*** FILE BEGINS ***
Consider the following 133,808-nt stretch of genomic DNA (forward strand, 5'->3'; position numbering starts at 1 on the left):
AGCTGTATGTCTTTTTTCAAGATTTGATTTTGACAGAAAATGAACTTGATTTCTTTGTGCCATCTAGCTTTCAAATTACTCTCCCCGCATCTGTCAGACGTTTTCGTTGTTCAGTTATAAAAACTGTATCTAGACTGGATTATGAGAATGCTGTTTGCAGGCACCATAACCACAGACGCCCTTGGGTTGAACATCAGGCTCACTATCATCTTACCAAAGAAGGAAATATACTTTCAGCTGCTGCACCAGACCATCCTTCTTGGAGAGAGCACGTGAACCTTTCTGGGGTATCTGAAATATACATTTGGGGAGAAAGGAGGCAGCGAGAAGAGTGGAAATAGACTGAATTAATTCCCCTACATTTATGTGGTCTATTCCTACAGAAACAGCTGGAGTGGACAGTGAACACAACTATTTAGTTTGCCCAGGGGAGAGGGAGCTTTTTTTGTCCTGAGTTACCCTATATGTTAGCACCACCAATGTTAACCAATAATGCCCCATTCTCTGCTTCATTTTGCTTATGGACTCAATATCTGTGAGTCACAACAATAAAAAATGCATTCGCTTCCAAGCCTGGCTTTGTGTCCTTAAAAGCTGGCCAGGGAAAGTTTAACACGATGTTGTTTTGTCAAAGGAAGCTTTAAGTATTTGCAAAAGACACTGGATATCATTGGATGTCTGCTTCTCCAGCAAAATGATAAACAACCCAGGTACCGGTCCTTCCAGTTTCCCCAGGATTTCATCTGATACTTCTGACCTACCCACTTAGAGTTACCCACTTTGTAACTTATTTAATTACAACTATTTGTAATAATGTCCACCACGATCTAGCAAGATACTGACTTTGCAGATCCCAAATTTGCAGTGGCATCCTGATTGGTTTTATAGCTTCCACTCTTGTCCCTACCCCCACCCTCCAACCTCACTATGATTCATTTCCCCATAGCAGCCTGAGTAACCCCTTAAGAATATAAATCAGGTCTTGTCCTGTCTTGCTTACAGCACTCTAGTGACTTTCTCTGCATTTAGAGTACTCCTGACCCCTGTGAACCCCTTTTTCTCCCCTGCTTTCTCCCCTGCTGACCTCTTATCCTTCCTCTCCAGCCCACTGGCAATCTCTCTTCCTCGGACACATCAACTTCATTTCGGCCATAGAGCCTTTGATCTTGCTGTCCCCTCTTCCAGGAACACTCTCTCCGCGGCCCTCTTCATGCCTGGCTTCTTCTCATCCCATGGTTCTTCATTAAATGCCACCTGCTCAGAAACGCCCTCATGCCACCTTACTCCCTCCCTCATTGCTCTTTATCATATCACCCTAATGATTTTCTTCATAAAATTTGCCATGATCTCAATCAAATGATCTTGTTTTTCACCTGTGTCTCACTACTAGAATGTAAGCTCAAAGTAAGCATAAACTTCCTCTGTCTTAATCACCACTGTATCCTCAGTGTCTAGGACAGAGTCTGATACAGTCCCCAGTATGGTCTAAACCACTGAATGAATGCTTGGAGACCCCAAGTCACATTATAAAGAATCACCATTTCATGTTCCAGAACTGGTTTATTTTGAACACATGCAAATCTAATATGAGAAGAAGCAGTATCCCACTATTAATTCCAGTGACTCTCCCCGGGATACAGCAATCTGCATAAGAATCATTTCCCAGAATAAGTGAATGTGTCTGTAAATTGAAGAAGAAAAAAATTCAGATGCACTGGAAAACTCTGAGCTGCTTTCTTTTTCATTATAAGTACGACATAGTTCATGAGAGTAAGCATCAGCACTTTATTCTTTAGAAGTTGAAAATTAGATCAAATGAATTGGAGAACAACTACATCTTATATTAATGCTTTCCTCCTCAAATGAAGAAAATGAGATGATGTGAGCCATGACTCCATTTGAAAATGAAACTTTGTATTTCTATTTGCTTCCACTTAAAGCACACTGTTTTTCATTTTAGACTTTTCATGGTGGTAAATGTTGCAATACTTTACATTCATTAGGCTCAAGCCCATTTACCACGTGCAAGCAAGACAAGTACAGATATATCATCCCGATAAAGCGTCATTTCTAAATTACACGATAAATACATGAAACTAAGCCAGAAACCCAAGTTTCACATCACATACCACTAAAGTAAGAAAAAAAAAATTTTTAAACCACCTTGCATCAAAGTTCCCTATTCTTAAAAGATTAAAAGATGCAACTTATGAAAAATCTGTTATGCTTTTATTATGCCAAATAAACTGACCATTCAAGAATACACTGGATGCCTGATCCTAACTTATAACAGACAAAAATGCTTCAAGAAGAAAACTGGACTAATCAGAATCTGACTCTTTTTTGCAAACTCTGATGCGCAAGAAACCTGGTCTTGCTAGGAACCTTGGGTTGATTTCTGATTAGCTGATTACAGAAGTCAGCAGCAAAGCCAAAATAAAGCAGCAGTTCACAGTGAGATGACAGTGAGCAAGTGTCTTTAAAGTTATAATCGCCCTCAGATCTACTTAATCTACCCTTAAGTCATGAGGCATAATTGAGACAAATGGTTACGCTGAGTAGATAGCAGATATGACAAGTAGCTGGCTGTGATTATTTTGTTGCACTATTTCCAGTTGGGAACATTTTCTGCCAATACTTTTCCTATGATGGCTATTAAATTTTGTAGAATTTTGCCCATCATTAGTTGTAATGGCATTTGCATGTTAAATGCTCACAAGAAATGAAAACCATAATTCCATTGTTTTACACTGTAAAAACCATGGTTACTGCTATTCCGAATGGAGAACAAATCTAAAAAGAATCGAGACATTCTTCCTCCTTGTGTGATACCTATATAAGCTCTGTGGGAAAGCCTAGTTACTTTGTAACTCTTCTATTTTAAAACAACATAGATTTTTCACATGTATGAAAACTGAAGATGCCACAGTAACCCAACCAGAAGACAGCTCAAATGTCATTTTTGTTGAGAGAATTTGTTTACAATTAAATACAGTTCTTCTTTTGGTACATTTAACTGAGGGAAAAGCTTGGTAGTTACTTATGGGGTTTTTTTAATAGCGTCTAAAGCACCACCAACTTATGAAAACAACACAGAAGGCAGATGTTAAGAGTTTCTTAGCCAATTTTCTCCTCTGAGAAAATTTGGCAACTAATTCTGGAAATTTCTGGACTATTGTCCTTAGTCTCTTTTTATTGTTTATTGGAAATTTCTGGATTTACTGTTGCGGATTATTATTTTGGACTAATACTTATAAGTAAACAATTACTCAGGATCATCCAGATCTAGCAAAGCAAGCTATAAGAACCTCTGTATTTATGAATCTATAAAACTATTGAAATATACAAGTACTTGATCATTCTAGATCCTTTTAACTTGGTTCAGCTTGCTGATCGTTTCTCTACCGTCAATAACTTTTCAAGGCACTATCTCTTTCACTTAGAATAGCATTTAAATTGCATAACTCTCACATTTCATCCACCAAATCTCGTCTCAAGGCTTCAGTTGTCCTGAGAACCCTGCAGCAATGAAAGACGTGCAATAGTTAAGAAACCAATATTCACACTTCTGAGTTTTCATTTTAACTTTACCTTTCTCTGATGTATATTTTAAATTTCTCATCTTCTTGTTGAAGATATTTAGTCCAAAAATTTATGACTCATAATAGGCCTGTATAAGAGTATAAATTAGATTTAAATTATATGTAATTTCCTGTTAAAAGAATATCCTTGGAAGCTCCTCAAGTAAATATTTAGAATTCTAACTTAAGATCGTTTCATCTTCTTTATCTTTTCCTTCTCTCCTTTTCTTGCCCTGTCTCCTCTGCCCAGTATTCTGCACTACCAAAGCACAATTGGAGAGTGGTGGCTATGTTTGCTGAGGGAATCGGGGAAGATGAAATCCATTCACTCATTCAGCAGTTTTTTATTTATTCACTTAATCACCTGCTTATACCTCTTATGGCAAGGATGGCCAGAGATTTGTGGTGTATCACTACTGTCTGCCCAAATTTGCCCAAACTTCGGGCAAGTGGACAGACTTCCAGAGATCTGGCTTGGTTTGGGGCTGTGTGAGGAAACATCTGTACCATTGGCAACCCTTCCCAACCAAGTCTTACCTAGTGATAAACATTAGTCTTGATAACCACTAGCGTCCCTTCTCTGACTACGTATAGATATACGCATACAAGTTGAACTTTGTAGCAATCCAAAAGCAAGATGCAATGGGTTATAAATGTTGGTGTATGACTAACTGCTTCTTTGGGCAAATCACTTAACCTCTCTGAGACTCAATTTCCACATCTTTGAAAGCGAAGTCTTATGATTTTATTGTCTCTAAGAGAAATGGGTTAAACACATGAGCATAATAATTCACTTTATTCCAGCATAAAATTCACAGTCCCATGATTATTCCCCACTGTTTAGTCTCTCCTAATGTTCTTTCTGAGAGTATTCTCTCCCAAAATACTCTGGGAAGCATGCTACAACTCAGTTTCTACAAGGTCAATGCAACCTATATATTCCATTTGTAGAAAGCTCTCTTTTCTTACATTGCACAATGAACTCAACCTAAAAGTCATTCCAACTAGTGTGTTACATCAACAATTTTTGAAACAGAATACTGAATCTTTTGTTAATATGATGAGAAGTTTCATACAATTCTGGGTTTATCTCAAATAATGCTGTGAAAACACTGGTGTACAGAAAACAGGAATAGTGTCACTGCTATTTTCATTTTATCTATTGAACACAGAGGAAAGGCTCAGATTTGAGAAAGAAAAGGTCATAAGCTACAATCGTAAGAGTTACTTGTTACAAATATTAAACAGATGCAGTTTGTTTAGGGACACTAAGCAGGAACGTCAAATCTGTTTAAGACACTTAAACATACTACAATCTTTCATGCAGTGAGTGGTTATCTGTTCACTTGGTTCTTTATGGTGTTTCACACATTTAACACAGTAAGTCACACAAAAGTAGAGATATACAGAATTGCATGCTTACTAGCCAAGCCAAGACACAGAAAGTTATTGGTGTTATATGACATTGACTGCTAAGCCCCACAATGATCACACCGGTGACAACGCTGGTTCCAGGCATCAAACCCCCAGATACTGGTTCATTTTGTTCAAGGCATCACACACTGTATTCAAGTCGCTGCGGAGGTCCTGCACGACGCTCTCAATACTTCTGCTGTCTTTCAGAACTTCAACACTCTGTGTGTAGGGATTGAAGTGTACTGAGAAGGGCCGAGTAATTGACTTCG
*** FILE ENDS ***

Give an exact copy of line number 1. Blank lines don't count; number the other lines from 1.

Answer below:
Consider the following 133,808-nt stretch of genomic DNA (forward strand, 5'->3'; position numbering starts at 1 on the left):